Most marriage advice is a waste of time. Here's what you really need to know...
The other day, an article on marriage crossed my path. Usually, I am a smart person, and when anything threatens to tell me how to love my husband or raise my kids, I run far and fast in the opposite direction, but something about this particular article made me pause.
Maybe it was the fact that the person who shared it seems to genuinely love and respect his wife. Maybe it was the fact that his wife agreed that it was a great article, and since she seems to genuinely love and respect her husband, I thought I’d give it a look.
Man, was that a dumb idea. Generally speaking, marital advice columns annoy me because they either seek to objectify the spouse (“10 Sex Tips that Will Save Your Marriage!!!”) or they seek to objectify the relationship (“How to Make Your Marriage the Envy of All Your Friends!!!”), and many of them, I suspect, are written by people who are more interested in meeting a deadline than actually passing along intelligent advice.
This particular article was no different. It managed to objectify people (in this case, single women that married men would be forced to work with in an office setting) and the marital relationship (the premium placed on cubicle photographs was laughably high). I came away with it not only annoyed with the author, but with marriage advice articles the world over.
However, since I firmly believe in being the change you want to see in the world, I thought I’d treat you, O Gentle Reader, to a marriage advice article, Donaldson-style.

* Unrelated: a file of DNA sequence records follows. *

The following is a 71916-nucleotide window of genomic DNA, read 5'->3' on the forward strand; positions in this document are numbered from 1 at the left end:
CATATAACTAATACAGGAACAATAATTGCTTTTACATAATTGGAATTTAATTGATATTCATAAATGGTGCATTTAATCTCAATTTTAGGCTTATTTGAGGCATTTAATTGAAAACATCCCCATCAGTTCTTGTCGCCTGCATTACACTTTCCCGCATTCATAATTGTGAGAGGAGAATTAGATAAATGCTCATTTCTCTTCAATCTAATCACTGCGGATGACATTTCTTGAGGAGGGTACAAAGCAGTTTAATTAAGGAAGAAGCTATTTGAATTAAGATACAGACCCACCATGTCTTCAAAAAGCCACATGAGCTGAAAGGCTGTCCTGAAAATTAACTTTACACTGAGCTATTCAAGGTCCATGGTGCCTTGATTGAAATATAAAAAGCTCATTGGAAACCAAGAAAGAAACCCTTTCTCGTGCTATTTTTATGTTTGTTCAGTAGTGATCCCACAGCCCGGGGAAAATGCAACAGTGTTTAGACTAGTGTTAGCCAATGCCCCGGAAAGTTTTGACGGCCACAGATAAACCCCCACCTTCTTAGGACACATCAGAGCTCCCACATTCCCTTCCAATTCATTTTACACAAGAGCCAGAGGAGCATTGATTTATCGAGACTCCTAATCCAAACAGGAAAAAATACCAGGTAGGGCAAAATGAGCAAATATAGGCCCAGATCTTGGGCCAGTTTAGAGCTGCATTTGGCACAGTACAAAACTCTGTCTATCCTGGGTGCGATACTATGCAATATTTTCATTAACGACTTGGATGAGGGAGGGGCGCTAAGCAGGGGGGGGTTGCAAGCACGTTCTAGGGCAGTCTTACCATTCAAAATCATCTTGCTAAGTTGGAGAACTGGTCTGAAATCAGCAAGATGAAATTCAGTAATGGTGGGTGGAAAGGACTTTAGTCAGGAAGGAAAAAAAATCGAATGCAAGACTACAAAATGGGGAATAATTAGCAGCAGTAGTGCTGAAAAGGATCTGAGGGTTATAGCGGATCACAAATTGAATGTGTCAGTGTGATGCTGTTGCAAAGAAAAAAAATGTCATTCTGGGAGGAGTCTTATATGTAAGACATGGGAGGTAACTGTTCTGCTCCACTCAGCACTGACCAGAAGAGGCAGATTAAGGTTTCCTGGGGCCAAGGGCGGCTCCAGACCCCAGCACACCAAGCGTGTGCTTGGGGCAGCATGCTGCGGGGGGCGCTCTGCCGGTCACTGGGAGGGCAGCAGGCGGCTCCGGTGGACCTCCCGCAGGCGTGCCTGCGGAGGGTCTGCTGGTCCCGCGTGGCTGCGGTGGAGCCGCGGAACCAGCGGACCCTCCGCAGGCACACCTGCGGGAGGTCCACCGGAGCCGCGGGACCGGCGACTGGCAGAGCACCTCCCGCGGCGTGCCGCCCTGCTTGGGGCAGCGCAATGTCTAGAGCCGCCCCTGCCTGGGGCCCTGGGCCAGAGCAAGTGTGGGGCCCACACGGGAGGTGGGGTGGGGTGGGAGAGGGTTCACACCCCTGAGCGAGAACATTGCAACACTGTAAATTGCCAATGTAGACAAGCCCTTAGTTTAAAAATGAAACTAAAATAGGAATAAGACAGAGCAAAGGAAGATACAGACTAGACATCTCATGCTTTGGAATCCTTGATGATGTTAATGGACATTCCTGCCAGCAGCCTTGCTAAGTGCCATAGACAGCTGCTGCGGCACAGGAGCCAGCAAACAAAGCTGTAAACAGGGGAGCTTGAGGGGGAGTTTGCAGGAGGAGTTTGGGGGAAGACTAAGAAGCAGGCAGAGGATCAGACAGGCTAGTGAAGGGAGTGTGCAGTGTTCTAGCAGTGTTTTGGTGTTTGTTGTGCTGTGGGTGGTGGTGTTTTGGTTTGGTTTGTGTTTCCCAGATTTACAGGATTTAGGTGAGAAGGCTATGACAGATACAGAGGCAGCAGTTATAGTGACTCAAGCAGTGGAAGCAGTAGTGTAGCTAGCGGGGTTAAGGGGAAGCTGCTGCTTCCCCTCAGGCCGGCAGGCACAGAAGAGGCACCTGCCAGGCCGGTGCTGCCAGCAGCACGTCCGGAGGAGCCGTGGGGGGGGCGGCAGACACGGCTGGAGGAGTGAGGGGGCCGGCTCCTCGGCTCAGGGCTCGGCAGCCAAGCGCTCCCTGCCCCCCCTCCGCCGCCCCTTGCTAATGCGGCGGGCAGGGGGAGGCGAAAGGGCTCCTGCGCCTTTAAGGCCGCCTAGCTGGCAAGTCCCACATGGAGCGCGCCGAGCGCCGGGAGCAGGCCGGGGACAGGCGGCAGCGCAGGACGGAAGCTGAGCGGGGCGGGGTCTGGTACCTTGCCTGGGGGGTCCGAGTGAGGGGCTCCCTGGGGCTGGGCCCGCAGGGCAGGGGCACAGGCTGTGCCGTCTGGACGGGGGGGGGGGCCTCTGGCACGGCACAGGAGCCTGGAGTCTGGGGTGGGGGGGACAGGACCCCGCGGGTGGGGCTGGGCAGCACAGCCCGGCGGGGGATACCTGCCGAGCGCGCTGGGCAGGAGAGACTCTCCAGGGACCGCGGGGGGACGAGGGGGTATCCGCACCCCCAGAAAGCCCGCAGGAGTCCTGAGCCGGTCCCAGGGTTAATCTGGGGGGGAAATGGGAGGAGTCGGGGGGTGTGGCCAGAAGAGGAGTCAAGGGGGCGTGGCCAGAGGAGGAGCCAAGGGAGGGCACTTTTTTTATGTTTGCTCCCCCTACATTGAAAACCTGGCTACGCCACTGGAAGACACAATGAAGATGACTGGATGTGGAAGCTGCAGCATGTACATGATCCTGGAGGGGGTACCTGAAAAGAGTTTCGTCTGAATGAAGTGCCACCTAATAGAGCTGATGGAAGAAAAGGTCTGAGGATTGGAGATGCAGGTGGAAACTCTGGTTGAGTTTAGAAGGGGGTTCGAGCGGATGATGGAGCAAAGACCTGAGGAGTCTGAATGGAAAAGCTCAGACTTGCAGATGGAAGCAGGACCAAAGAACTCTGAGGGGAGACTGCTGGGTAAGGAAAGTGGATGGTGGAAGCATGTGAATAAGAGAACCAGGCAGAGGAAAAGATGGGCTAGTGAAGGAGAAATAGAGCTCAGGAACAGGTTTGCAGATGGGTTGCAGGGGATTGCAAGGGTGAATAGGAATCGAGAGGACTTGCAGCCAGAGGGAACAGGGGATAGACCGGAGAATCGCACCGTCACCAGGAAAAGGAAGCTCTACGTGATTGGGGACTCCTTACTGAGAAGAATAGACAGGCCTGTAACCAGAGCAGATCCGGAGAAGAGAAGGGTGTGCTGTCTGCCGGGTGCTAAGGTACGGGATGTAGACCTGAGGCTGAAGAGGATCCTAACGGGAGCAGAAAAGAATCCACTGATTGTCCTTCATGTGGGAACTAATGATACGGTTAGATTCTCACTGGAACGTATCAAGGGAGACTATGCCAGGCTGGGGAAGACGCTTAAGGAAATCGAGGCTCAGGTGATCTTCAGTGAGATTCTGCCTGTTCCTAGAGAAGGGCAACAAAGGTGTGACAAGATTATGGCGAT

So, let’s start with credentials, because no rational person would take marriage advice without knowing the resume of the advisor. I met my husband when I was 13, and knew I was going to marry him when I was 14. Which is to say, 14-year old me knew I was going to marry him – someday. Not like we were child brides. Or child bride and groom. By the time I got my intended on board with the marriage idea, almost a decade had passed, and so we were your typical 20-somethings; totally mature, utterly selfless, and ready to make every sacrifice necessary for the spiritual, emotional, and physical well-being of the other.
In opposite land.
In reality, we spent the first five years or so squabbling, sparring, fussing and fighting. As two thoroughly secular individuals, we’d pretty much swallowed the lie that marriage was meant to make the individual happy all the time, and if the individual wasn’t happy, it meant the marriage wasn’t working. However, we also both had the benefit of parents who taught us that marriage was for life, and divorce wasn’t a solution to the “I’m just not happy”s.
Eventually, we found God, entered the Church, and learned a whole lot about the purpose for marriage and the role of the spouses and the basic survival stuff that the secular world doesn’t really equip you with. Our marriage got stronger and stronger, but there were still some skills we kept from our pre-Catholic days.